5 Unlikely Lessons We Can Learn From Historic Leaders
Caesar’s military victories and political leadership made Rome very prosperous. But he neglected the Senate’s needs as he increased his powers to become a dictator until they killed him.
If employees don't feel like you're listening to them or respecting their positions, they may choose to ignore your requests, go over your head to your boss, or even quit.
SIMILAR ARTICLES & IDEAS:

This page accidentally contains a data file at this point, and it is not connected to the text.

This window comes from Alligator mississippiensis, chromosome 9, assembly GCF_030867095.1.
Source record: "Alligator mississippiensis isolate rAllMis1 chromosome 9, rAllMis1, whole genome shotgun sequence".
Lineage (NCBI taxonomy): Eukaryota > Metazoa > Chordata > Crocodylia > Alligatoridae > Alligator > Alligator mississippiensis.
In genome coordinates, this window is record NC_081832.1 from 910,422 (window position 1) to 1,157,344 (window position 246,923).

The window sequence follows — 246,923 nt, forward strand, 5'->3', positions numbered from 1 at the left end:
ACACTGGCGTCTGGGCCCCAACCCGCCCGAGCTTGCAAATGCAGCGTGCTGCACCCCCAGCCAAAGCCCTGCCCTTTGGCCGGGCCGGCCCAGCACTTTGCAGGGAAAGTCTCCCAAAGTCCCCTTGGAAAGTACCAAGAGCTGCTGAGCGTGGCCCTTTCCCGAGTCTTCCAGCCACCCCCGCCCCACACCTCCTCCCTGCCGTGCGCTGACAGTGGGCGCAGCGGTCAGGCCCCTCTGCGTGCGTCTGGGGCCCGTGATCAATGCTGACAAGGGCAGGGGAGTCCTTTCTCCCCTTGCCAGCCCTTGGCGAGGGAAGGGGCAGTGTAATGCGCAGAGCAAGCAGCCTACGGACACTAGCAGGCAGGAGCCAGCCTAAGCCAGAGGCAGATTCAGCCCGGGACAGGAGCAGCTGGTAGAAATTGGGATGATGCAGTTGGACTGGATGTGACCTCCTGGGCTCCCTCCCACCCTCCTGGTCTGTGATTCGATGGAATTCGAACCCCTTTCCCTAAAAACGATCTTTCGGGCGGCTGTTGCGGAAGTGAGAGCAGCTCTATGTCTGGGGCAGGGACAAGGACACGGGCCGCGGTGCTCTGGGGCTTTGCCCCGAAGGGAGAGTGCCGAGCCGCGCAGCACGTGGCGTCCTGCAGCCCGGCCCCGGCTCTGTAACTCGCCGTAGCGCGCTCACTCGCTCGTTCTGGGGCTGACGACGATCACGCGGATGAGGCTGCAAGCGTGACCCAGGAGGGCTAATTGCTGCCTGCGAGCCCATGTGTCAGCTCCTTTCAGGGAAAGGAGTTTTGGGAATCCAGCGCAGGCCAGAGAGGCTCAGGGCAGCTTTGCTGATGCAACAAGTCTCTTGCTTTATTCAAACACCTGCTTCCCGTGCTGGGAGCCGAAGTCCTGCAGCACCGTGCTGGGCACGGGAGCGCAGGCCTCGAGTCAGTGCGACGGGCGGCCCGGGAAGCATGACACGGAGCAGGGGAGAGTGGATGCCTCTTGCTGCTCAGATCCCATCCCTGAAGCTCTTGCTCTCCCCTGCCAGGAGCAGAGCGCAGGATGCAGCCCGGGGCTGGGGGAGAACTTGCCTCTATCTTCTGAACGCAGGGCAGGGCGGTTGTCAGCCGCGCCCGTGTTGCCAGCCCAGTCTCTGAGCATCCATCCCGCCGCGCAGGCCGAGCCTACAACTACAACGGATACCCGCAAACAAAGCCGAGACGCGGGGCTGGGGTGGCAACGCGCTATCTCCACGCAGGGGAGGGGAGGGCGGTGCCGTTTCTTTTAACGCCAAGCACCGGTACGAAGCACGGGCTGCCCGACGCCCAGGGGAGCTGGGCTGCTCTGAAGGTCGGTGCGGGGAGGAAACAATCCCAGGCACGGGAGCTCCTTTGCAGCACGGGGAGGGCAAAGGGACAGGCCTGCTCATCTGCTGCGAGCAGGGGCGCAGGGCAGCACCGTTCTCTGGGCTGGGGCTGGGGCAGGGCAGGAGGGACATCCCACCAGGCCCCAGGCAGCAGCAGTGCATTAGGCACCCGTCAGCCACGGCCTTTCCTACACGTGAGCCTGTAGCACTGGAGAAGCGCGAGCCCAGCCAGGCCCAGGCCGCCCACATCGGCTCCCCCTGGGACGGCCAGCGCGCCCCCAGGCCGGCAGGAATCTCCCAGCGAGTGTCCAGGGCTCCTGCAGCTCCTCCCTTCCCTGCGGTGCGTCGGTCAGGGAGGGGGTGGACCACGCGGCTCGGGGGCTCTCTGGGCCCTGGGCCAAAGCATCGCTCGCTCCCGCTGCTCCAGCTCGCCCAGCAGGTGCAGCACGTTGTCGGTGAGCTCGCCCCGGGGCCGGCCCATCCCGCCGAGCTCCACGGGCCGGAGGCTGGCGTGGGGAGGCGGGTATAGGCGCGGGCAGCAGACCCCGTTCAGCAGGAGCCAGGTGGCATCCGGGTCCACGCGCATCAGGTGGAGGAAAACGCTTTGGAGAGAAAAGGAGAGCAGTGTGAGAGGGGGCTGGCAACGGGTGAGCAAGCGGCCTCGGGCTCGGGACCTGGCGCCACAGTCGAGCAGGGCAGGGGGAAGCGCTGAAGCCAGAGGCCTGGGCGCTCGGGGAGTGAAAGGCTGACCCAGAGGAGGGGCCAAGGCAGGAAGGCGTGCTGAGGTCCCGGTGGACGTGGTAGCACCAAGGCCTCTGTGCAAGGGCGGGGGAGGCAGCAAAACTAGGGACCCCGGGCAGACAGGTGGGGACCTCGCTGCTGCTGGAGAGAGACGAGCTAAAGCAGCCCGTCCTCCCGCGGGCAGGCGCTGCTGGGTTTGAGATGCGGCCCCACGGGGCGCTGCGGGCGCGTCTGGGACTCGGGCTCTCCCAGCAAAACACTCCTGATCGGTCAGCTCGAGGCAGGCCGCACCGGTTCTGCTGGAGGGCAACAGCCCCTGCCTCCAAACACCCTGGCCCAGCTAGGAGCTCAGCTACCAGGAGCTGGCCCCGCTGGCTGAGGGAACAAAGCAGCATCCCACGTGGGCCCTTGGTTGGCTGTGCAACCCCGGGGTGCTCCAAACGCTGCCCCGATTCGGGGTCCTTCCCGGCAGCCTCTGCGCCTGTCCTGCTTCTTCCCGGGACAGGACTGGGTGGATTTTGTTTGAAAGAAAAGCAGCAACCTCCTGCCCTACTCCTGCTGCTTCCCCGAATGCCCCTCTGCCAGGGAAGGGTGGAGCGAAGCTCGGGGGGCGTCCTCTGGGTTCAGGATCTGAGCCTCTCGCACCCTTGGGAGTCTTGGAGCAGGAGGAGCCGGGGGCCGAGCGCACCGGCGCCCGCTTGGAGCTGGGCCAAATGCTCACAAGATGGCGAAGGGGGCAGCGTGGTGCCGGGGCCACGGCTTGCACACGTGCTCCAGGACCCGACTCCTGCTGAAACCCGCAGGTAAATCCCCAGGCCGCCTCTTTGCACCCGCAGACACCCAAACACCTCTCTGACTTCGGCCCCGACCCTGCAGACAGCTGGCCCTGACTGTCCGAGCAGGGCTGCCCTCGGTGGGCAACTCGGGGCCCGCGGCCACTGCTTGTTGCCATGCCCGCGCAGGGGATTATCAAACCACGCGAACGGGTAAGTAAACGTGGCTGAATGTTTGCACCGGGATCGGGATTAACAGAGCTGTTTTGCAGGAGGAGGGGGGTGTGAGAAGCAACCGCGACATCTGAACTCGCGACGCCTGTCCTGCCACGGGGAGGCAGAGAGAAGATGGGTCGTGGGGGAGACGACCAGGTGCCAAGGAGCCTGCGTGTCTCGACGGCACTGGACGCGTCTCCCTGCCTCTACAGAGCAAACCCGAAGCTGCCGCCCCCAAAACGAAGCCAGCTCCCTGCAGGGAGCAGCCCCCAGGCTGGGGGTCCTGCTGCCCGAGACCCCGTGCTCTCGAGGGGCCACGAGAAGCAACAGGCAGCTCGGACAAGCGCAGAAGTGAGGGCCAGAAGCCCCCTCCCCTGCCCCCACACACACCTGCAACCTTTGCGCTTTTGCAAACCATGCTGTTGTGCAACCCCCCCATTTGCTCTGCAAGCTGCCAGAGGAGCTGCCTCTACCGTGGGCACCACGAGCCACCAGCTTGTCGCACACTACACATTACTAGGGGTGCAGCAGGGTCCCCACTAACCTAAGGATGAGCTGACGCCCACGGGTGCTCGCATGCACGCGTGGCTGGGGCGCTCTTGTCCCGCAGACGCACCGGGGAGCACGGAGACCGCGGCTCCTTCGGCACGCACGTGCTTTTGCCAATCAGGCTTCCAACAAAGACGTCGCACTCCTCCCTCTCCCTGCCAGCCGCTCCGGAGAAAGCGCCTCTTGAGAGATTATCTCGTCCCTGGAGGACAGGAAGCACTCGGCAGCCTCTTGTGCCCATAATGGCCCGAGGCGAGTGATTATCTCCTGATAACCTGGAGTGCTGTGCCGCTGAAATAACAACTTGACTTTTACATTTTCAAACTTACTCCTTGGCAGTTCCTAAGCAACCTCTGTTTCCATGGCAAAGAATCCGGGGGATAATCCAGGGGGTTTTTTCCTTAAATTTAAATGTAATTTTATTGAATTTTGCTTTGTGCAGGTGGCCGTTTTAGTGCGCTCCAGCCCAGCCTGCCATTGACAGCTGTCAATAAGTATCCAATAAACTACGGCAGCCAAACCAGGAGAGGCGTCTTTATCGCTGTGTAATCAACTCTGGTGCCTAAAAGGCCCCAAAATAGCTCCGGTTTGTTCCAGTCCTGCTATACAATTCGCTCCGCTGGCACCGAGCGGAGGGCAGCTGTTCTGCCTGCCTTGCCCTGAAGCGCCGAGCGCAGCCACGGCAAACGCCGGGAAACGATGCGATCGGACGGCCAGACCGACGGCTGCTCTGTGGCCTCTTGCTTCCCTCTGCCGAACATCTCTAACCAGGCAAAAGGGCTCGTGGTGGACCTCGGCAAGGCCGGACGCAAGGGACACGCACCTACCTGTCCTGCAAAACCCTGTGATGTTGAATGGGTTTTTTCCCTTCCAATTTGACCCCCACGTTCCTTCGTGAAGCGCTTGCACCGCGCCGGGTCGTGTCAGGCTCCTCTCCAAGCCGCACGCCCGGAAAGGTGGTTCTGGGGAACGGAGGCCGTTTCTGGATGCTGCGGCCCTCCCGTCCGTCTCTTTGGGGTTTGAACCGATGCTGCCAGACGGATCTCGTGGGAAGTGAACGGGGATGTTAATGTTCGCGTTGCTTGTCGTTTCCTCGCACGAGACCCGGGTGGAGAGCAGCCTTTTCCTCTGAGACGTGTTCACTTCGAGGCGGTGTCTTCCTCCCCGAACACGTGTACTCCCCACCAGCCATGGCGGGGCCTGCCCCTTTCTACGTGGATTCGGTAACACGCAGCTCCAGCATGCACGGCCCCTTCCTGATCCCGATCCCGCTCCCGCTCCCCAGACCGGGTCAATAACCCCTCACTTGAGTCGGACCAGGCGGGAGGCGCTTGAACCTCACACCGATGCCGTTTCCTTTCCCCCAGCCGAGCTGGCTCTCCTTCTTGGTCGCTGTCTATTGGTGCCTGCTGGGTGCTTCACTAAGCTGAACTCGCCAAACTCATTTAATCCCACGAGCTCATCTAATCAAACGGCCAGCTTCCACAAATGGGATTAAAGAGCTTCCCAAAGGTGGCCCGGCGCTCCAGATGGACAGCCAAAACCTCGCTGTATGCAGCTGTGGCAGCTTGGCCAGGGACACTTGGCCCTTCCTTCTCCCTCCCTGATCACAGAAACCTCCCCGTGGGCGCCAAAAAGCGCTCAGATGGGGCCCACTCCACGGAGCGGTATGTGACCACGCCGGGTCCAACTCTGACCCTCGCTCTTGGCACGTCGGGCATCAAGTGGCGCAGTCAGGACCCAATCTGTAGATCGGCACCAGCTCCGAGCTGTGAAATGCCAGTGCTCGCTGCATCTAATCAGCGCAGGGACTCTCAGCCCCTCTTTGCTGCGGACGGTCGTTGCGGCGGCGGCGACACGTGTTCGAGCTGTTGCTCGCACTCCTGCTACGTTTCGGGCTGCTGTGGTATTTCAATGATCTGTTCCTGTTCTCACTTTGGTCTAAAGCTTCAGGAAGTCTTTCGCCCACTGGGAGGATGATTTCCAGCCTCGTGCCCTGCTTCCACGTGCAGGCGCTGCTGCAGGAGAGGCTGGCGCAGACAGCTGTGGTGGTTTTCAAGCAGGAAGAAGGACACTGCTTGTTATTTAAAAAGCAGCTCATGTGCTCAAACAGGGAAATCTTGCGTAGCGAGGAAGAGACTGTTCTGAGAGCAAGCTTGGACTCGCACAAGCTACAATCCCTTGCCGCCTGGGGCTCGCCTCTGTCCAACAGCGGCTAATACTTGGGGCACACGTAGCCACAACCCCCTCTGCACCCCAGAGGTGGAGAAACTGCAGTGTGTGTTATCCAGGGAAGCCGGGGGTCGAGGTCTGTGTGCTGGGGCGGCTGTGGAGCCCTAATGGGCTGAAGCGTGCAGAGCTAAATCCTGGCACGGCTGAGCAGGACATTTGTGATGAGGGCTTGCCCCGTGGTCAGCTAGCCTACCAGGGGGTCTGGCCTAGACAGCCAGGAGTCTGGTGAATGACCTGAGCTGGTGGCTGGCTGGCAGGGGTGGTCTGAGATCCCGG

Often leaders have chosen to stay on when they should have bowed out. Without intending to, they often undo much of their own work and cause problems for their successors.
Mustafa Kemal Ataturk, the father of modern Turkey, accounted for his limitations by issuing an order to ignore instructions he gave in the evenings – when he liked to carouse with his friends. But history has far more examples of leaders whose convictions of infallibility grow in proportion to their power, eventually leading to the failure of their plans.
A job can subtly warp your judgement so that you only see things from one perspective.
Think of Richard Nixon trying to use the institutions of the American government to shut down the Watergate scandal. Or the unexpectedly long American war in Vietnam.